May 2019 – Thanks to previous support for SF366 and a positive vote by the House, it didn’t take long for the president and speaker of the Senate to give their approval. By signing the bill on May 6, SF617 was sent to Governor Reynolds.
Just seven days after clearing the Senate, Gov. Reynolds put pen to paper and made legal sports betting in Iowa a reality.
August 2019 – The first sportsbooks in Iowa were launched on August 15, 2019. Several of them opened retail only sportsbooks, however, others launched mobile sports betting apps in Iowa that same day. William Hill was the first major online operator to open for business in the state, but more operators are expected to join the Iowa sports betting industry over time.
Where Can I Bet on Sports in Iowa?
Under the terms of SF617, all casinos in the state can host their own sportsbook. In practice, this means those within state lines have the potential to bet on sports at 19 different venues. Although there may be some casinos in Iowa that don’t exercise their right to offer sports betting, it’s expected the majority will.
What’s more, every license holder has the option to run two online betting sites. Quite how the virtual landscape will look is unclear at this point. However, it’s likely many of the major brands will link up with a live venue in the coming months and years.
What are the best legal sportsbooks in Iowa?
Although the list may grow as legal sports betting in Iowa evolves, the first group of operators given the green light to open sportsbooks were:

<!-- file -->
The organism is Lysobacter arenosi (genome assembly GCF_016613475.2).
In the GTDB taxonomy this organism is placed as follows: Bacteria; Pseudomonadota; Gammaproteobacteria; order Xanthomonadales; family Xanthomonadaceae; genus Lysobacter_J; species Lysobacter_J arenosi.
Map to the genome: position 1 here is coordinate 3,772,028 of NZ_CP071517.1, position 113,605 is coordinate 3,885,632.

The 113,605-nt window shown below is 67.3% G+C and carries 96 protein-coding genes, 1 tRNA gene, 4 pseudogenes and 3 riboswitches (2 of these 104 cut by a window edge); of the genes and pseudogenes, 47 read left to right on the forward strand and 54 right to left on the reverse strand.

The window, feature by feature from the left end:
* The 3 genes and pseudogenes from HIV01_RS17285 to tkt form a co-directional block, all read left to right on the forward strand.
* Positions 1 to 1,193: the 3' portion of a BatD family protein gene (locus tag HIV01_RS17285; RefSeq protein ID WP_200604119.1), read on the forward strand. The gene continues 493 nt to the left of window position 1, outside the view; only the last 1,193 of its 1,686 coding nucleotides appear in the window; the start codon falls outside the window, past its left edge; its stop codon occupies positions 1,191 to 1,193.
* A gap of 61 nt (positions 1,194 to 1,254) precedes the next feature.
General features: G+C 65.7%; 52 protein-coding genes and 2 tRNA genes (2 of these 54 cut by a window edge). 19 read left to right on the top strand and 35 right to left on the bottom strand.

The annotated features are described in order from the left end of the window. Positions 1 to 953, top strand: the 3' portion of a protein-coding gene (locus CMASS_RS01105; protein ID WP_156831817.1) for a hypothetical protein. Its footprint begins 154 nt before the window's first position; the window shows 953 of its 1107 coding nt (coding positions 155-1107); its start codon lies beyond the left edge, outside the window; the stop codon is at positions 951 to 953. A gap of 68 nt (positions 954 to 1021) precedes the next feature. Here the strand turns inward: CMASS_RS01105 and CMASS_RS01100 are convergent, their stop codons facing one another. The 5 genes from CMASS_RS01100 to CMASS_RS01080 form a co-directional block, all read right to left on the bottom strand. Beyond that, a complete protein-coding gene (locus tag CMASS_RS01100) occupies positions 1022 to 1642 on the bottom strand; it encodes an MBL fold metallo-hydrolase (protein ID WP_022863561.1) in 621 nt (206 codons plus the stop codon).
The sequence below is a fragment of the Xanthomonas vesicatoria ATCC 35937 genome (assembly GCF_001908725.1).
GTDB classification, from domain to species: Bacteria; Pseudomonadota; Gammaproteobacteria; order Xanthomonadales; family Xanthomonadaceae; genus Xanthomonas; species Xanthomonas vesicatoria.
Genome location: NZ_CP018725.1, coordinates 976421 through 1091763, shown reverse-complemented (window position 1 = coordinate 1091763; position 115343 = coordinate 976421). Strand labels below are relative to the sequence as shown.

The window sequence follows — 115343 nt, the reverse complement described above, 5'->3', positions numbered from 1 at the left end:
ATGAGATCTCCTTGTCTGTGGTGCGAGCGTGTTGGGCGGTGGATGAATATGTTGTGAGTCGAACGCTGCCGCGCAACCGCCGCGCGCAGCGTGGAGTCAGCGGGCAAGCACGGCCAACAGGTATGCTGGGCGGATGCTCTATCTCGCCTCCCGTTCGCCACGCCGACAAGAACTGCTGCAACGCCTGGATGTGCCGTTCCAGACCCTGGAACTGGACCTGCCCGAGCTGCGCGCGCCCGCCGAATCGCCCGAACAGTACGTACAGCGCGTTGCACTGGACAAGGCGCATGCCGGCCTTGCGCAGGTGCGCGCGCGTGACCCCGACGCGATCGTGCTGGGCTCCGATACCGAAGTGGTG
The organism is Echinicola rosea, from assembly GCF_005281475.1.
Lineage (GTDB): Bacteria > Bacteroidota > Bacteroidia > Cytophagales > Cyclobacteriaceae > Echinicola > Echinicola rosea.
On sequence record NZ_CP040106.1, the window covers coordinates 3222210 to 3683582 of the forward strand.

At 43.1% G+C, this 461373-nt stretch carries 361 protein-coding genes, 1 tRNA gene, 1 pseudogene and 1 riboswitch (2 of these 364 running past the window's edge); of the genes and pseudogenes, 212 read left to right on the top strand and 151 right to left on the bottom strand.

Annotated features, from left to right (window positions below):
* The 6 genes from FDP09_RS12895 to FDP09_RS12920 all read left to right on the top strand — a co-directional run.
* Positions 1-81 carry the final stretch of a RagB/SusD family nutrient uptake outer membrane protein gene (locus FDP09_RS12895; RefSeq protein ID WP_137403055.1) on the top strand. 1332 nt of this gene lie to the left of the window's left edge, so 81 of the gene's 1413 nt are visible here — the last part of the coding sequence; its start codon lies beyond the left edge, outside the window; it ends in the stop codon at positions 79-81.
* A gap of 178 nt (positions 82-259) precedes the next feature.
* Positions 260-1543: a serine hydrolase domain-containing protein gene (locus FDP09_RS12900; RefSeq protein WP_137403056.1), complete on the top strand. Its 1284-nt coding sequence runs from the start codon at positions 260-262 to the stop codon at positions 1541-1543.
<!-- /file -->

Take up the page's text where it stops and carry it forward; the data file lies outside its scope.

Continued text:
- Ameristar Council Bluffs
- Catfish Bend
- Isle Waterloo
- Isle Bettendorf
- Prairie Meadows
- Rhythm City
Of the eight casinos authorized by the Iowa Racing and Gaming Commission, six now offer mobile sports betting in Iowa.
What are the top legal online betting sites in Iowa?
Betfred agreed to a partnership with Elite Casino Resorts in July 2019 and will almost certainly become one of Iowa’s top online sportsbooks. In tandem with Elite Casino Resorts, the following casinos will work with William Hill to offer online and mobile sports betting:
- Isle Waterloo
- Isle Bettendorf
- Prairie Meadows
Additionally, Bet.Works supplies the software and technical expertise for online betting platforms operating under the licenses of Riverside, Rhythm City and Grand Falls Casino & Gold Resort.
Iowa Sports Betting FAQ
What is the legal sports betting age in Iowa?
To bet on sports in Iowa, you need to be 21 or older.
What is the Iowa sports betting tax rate?
Licensed sportsbooks in Iowa will have to pay an upfront fee of $75,000 (plus a $10,000 renewal fee) and 6.75% tax on sports betting revenue.
Can I bet on sports online in Iowa?
Yes. Every licensed operator can run two online/mobile sports betting sites. To register, you’ll need to visit an online platform’s retail casino partner. This rule will remain in place until January 2021.
Can I bet on the Iowa Hawkeyes or Iowa State Cyclones?
Yes, but there are restrictions to betting on collegiate sports in Iowa. You cannot place live bets on any of Iowa’s collegiate athletes. That rule is in effect wherever those athletes play.